The Jets had one championship, over 50 years ago. But they’ve had many great players over the years. Here’s how this year’s draft haul compare to Jets stars of yore, in terms of size, skills, and NFL potential.
Though he’s yet to play a down of NFL football, draft experts have compared third-overall pick Quinnen Williams to various Hall of Famers. But such talk is really getting ahead of ourselves, don’t you think?
Williams will start Day One. But the Jets also believe they struck gold in Round Three — taking an edge-rusher and a young O-lineman — and in Round Four, with a TE/FB hybrid. This draft‘s high-risk, high-reward picks are in keeping with Gang Green history, for better and for worse.
Co-head coaches Adam Gase and Gregg Williams face the gargantuan task of developing such talents. But don’t bet against these egomaniacal taskmasters delivering the goods.
The Jets enter 2019 in uncharted territory; with a strange brew of young talent and win-now attitude. Here’s a hint of the organizational expectations — explained through Gang Green heroes of seasons past.
Next: Quinnen Williams comparison
Quinnen Williams, DT, Alabama
Comparison: Joe Klecko
NFL insiders project Williams as a generational talent on par with Reggie White or Mean Joe Greene. He’s a dominating interior lineman that plays smart, fast and furious. Many believe his brutal yet athletic 3-4 nose tackle style could change the game.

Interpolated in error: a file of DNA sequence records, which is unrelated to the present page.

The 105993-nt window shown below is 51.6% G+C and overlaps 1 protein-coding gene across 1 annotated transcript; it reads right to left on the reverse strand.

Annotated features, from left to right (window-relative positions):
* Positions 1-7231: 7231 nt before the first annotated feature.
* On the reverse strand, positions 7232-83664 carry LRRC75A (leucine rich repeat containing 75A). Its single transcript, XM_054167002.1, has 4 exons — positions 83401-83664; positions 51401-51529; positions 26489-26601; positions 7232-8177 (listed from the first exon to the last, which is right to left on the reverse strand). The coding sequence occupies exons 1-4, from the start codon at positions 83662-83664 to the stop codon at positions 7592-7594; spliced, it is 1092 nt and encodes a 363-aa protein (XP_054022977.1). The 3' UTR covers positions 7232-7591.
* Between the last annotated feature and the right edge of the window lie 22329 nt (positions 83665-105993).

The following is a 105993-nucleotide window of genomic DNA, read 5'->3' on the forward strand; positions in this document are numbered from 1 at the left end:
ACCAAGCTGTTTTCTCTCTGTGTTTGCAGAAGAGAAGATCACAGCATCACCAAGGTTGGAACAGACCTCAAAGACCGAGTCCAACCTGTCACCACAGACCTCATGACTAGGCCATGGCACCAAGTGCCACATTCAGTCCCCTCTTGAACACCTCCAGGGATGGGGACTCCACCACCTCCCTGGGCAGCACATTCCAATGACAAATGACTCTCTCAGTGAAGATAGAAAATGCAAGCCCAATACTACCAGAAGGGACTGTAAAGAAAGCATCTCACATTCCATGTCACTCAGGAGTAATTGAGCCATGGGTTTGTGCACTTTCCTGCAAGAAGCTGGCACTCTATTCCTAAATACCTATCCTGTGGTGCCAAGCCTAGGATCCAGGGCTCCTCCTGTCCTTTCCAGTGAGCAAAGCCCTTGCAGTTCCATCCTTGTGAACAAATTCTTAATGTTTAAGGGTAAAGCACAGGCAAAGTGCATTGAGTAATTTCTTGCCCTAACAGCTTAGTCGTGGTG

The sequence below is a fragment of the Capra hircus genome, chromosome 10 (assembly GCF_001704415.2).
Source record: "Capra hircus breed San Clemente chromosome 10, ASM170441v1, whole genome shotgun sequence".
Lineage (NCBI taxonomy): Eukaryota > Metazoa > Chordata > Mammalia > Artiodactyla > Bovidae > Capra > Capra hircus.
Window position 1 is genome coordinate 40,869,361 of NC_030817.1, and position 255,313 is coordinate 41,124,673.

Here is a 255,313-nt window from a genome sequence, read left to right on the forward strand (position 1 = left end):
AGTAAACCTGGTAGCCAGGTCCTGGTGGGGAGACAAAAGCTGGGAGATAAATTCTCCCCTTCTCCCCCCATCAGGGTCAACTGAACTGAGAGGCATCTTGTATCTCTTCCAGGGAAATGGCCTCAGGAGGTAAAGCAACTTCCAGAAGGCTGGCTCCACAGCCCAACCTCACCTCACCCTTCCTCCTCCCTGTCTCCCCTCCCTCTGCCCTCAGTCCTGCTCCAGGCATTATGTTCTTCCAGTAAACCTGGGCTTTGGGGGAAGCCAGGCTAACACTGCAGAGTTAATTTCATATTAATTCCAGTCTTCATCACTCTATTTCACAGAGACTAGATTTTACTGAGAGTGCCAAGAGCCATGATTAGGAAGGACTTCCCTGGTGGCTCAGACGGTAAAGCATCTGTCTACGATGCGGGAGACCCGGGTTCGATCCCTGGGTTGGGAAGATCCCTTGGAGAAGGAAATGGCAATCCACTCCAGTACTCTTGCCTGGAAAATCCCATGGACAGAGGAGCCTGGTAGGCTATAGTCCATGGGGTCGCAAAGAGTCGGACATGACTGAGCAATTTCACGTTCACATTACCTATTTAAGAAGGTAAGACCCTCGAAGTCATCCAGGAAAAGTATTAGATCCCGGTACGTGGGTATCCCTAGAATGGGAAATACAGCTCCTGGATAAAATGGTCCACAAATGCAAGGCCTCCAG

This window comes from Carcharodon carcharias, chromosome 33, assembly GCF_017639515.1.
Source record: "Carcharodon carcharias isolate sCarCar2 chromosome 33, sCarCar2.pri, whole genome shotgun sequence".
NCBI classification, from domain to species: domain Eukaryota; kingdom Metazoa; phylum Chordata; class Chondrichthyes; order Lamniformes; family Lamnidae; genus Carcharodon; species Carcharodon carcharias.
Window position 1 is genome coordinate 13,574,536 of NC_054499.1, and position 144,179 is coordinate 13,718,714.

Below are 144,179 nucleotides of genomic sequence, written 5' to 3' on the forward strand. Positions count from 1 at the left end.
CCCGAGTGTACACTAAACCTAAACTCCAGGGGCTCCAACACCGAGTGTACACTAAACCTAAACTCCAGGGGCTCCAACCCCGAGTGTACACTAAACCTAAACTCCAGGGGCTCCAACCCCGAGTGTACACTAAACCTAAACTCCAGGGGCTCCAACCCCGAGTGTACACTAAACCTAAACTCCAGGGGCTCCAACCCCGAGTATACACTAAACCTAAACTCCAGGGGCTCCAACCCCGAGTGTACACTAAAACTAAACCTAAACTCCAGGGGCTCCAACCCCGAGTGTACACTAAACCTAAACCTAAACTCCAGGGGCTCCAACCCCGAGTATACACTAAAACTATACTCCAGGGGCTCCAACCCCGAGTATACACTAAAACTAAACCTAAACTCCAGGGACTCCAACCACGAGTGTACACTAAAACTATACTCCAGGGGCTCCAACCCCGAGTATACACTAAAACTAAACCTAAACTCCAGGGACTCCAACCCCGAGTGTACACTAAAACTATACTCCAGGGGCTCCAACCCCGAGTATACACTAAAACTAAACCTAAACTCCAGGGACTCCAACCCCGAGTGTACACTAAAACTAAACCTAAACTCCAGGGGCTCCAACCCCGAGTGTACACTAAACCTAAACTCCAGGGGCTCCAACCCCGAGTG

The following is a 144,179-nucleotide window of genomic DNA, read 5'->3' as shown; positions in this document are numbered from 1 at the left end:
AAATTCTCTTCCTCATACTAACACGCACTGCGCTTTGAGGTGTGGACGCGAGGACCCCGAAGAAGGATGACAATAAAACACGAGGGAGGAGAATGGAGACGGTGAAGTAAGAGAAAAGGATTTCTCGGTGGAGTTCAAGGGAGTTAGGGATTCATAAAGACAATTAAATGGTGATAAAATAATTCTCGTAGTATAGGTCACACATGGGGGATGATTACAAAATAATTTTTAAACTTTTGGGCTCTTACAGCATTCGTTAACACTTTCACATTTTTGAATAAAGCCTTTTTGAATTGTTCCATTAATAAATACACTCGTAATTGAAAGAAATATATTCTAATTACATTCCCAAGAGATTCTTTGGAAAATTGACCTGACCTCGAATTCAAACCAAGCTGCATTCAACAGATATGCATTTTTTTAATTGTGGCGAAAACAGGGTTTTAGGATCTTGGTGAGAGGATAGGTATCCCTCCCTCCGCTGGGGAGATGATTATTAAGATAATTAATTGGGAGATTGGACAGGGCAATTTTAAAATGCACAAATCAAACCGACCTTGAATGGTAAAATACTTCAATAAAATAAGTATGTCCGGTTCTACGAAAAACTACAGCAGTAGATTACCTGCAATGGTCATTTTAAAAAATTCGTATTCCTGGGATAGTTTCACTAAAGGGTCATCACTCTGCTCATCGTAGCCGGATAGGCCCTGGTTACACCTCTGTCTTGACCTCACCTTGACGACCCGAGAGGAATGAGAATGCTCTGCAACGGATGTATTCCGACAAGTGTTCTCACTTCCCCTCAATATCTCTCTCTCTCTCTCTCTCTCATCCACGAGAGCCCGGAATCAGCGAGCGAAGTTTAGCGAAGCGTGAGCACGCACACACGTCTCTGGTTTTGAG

If so, Quinnen already merits comparisons to this franchise’s all-time defender.
A key to the success of the 1980’s “Sack Exchange.” was their oppositions’ intensive scheming to stop Joe Klecko. The Temple product dominated for 12 seasons in green-and-white as a four-time Pro Bowler, versatile at DT, DE, and NT. At NT, Klecko disrupted the middle while also averaging six sacks per season — on par with Q-Dub’s lofty expectations.
Williams was deemed this draft’s top talent and its best person. Neutralizing Quinnen immediately becomes the focus of all oppositional game plans.
Next: Jachai Polite comparison
Jachai Polite, Edge, Florida
Comparison: John Abraham
Okay, admittedly it’s a bit of a stretch. But Polite has the chance to be the Jets’ first legitimate edge-rushing threat since 2006 when rookie GM Mike Tannenbaum traded John Abraham to Atlanta (via Denver) for that number-one draft pick that netted Nick Mangold.
Of course, Abraham came with none of Polite’s red flags. But Abraham, the Jets’ 2000 first-rounder (13th overall), was a similarly heralded SEC edge-terror out of South Carolina. Polite, from Florida, was a surefire first-rounder before his epic Combine meltdown.
Despite all the talk of Polite’s immaturity and lack of motivation, when he did put it all together, he was an absolute housewrecker. His crushing speed and powerful arms evoke the havoc caused by Big John in East Rutherford.
Jets fans will want Polite to succeed — if for no other reasons than to never having to hear again about John Abraham!
Next: Chuma Edoga comparison
Chuma Edoga, T, USC
Comparison: Willie Colon
Colon and Edoga were both Day Two selections with chippy reputations. They share a similar 6’3, 310-pound frame, undersized tackles eventually kicked inside to guard.